My GERD Opinion

My GERD Opinion

Okay, this is my opinion on how to banish GERD, and I hereby disclaim it as any recommendation, so I don’t get sued, but it worked for me. So far. I’ll let you know if I die of “Barrett’s esophagus” turning into cancer, but meanwhile….

Over years of my chronic coughing and throat-clearing, a-hemming and hawking at the breakfast table and in public places, my wife begged me (“I can’t stand it!”) to seek medical help, while I chewed my antacids in sullen defiance.

As noted in the accompanying article, “Heartburn Help,” I did go to the doc and get the endoscopy and then went through Axid, then Prilosec, and then I tried Propulsid, which supposedly enhances the peristalsis that moves food downward. One side result of this, it seemed to me, it also ramped up the “movement,” if I may put it so delicately, of the eliminatory system. Good heavens, I thought, this drug has a perceptible physical effect beyond its curative effect. And, as I move rapidly toward my dotage, will this be just the first of other continuously required drugs (blood pressure, etc.) that will be layered on top of it? Wouldn’t it be nice if, at least for now, I could go drug free?

I recalled a conversation over dinner one time with a guy named Larry who asserted that in the olden days it was common for people to sleep sitting up. I scoffed rudely at his assertion, what? How can you sleep sitting up? Nah, you’re making that up. No, he said, that’s why a lot of beds were shorter in those days, not because people were shorter, and a lot of them had more functional footboards that kept you from sliding down from the upright position.

Turns out, when you do the research (surfing the web for “sleeping upright history” was my cheesy version of “research”), yeah, back in the 1600s and whatnot it was more common. And, it occurred to me, even with Axid and Prilosec and Propulsid, yeah, you may be cutting the acid and volume of stomach acid, but you still have up-trickle. At least I did. The puke-juice, acidic or not, still keeps trickling up the pipe, resulting in the sleep-disrupting need to keep swallowing and in the morning ritual of throat-clearing and coughing.

So I canned the drugs and started sleeping upright. The result was no more heartburn AND no more up-trickle. You don’t have to literally sleep upright, of course, just sleep at an angle, an upward angle. You have to work out your own combination of pillows or other props, and of course you can set a good foundation with those products that give you some kind of big soft wedge or other propping to keep you tilted up. To keep from sliding down (and giving yourself a wedgie), you just don’t tuck the covers in at the bottom of the bed. Just raise your feet up and flip the blankets under them, maybe roll sideways back and forth to get some blanket under the edge of you. Or get a foot board, whatever. Work out your own system, but it works for me.

Of course, one does have to take a bit of ribbing from friends who see your pile of bedding and make jokes about how it looks like a Pasha on a pile of silken pillows. And it does take some attitude adjustment from your bed partner, who has to get used to looking up at you over a wall of pillows.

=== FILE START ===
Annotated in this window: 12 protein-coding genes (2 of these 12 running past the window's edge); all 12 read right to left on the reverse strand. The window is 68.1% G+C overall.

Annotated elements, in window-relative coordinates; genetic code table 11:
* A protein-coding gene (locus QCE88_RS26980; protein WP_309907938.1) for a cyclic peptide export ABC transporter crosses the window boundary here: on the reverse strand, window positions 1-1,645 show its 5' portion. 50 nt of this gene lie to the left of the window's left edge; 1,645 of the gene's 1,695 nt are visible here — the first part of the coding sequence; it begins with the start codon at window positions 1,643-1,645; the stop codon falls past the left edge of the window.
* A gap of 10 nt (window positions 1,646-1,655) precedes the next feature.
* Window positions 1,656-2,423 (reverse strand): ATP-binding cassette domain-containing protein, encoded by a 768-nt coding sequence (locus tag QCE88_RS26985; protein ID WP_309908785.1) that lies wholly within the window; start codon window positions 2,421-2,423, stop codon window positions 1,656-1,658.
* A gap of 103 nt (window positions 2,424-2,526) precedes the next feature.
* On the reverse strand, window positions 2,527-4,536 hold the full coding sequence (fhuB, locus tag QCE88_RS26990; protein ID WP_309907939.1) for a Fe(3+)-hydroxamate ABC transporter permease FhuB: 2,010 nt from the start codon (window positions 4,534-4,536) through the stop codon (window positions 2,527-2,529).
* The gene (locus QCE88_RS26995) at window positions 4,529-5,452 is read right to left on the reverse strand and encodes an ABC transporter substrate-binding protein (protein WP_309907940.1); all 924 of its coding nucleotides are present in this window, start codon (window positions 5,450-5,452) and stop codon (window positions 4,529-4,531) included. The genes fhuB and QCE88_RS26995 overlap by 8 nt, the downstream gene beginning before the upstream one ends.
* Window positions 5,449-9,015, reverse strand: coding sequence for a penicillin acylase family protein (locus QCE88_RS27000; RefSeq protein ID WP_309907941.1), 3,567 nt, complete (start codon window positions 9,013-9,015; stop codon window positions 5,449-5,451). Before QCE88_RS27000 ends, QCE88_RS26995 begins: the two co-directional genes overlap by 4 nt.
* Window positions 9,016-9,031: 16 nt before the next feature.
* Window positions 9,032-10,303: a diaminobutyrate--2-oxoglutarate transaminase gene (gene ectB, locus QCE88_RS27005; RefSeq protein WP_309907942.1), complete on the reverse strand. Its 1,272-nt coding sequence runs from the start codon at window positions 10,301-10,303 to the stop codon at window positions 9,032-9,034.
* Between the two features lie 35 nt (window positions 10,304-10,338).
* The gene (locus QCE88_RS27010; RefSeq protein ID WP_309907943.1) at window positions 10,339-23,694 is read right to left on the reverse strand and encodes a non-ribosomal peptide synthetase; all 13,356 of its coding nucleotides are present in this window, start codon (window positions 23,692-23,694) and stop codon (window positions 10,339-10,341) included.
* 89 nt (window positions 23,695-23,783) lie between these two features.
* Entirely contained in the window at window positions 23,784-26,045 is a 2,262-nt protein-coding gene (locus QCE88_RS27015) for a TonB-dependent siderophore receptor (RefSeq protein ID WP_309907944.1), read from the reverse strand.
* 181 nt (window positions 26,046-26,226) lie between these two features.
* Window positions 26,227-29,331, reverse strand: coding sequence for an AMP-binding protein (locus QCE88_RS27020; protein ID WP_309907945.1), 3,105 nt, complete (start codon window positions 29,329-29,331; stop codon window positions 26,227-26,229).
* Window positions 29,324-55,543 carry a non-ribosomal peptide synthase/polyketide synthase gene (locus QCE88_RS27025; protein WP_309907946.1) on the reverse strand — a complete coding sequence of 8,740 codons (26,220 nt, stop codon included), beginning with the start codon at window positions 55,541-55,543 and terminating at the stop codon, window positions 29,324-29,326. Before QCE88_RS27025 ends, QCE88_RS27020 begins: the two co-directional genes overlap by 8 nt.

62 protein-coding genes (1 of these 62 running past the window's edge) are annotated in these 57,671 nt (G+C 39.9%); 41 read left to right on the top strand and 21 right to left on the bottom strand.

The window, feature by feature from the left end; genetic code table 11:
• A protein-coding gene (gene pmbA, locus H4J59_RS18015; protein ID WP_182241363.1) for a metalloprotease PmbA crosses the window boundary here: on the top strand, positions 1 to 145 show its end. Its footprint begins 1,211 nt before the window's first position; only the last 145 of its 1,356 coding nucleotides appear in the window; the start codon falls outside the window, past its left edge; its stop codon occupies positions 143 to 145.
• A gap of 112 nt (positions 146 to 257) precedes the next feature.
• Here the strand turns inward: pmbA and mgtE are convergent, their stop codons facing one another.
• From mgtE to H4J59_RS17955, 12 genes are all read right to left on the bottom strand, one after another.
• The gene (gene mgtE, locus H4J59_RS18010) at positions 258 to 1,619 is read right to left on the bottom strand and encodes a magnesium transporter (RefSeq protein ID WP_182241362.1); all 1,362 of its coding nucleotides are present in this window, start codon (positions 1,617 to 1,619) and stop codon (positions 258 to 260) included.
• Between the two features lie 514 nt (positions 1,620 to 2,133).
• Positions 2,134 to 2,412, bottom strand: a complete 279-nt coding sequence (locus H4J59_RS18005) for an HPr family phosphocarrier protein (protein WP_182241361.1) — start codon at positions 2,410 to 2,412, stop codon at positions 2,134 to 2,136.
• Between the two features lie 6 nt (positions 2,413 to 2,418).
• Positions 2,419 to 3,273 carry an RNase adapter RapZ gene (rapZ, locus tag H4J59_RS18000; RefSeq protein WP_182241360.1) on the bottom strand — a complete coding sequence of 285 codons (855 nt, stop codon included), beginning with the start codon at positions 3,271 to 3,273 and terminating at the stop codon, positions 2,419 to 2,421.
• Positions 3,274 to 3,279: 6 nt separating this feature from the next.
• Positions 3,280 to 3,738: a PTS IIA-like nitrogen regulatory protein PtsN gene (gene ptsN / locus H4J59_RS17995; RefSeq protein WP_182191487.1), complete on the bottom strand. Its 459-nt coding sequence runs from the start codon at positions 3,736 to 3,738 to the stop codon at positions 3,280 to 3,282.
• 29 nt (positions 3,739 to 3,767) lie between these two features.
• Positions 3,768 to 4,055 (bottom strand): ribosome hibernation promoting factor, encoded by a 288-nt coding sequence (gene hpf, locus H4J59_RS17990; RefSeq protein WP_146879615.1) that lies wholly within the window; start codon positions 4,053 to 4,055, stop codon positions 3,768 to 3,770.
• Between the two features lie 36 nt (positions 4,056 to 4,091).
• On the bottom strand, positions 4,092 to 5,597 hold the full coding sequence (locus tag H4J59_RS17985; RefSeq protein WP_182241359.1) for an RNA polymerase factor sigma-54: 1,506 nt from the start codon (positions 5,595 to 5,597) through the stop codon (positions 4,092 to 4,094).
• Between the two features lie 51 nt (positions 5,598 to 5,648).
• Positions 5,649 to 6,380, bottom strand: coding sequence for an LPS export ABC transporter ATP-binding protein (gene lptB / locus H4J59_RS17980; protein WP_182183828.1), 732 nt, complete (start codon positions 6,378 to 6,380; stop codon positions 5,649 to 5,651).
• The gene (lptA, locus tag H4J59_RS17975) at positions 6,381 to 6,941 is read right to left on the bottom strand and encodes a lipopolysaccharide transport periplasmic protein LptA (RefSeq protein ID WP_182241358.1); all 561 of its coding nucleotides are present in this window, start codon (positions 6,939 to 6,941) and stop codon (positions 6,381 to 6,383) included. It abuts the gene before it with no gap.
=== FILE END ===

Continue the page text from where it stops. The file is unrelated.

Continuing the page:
One result of that upright posture, of course, may be shoulder pain. People who have strokes sometimes suffer shoulder pain, because the failure of muscles in that part of the body put all the weight of the arms on the rotator cuff. Over time, that can result in chronic shoulder pain. If you’re sleeping at an angle where you are propped up from behind, your shoulders may be, in effect, hanging with stress on the rotator cuff when your shoulder muscles relax during sleep.

From personal experience I can say that one thing you will have to consider, when sleeping upright, is to make sure that your shoulders are supported. Pillows behind you may stay in place from your weight, but pillows on the side under your arms and shoulders can easily slide away during the night. Again, you can find out what works for you for shoulder support, but there are a few things out there like the “boomerang pillow” and the “L pillow” that can fortify support from the side.

Recent Posts

What the … ?

Last month took my first backpacking trip since before I got plantar fasciitis, 16 miles and up to 11,500 feet in Colorado’s Flat Tops Wilderness. No heel pain, no problem. What the …? How did I emerge from the gloom of limping debilitation and come to this? More on that question on the home page of my plantar fasciitis Web site at:

  1. ♫ NAILED IT♪ — Gout in the Family Leave a reply
  2. Beer Bad, Wine …Also Bad Leave a reply
  3. New Gout News – February 2014 Leave a reply
  4. Does A Frozen Water Bottle Help Plantar Fasciitis? Leave a reply
  5. Plantar Fasciitis Foot Notes Leave a reply
  6. Plantar Fasciitis Cure: Want It? Know This Leave a reply
  7. The Heart of Der Harz Leave a reply
  8. Handy URLs for Info and Advice on Gout Leave a reply
  9. A Great Gout News Web Source Leave a reply